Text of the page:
# Detecting Multiple Planets Around a Star

Staff Emeritus
Gold Member
In the Doppler shift or radial velocity method for detecting exoplanets, it is assumed that the orbital period of the star's planetary companion is equal to the period of the star's detected wobble. I'm assuming that this fact comes straight from the solution to the two-body problem.

My question is, what if a star has multiple planets in orbit around it? Say, for example, we were viewing our solar system from afar. Would we be able to detect anything other than Jupiter? I guess this is an n-body problem, although it seems that the typical thing to do is to assume that the interaction between each planet and the parent star is much greater than the interactions among planets, which can be ignored. So, I guess that this is like 8 independent two-body problems, each of which gives a solution that is a good (zeroth-order? first-order?) solution for that planet's orbit.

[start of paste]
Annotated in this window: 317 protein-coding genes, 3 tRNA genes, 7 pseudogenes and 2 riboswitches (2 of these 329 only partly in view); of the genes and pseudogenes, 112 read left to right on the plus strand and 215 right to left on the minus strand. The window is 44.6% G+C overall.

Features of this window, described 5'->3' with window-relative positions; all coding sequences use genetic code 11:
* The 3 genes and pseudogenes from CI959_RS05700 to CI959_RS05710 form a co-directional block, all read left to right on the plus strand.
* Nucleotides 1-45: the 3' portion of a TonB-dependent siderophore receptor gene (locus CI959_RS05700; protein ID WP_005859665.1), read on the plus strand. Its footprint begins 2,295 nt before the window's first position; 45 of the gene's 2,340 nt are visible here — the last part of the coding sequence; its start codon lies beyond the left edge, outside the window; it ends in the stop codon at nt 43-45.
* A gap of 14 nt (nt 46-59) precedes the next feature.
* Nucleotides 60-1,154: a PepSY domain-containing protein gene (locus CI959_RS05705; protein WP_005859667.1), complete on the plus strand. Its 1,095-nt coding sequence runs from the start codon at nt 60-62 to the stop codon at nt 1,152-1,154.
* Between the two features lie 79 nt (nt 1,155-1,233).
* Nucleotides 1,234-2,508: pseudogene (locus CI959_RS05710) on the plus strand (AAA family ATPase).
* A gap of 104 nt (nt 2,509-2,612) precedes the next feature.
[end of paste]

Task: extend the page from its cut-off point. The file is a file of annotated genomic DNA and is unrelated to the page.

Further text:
What's confusing me is that the solution to each two-body problem would have you believe that the parent star wobbles with a period equal to the orbital period of the second object. So, how could the sun wobble "around" the barycentre on 8 different timescales? What does the wobble look like if there are multiple planets, and how are we supposed to know that they are there?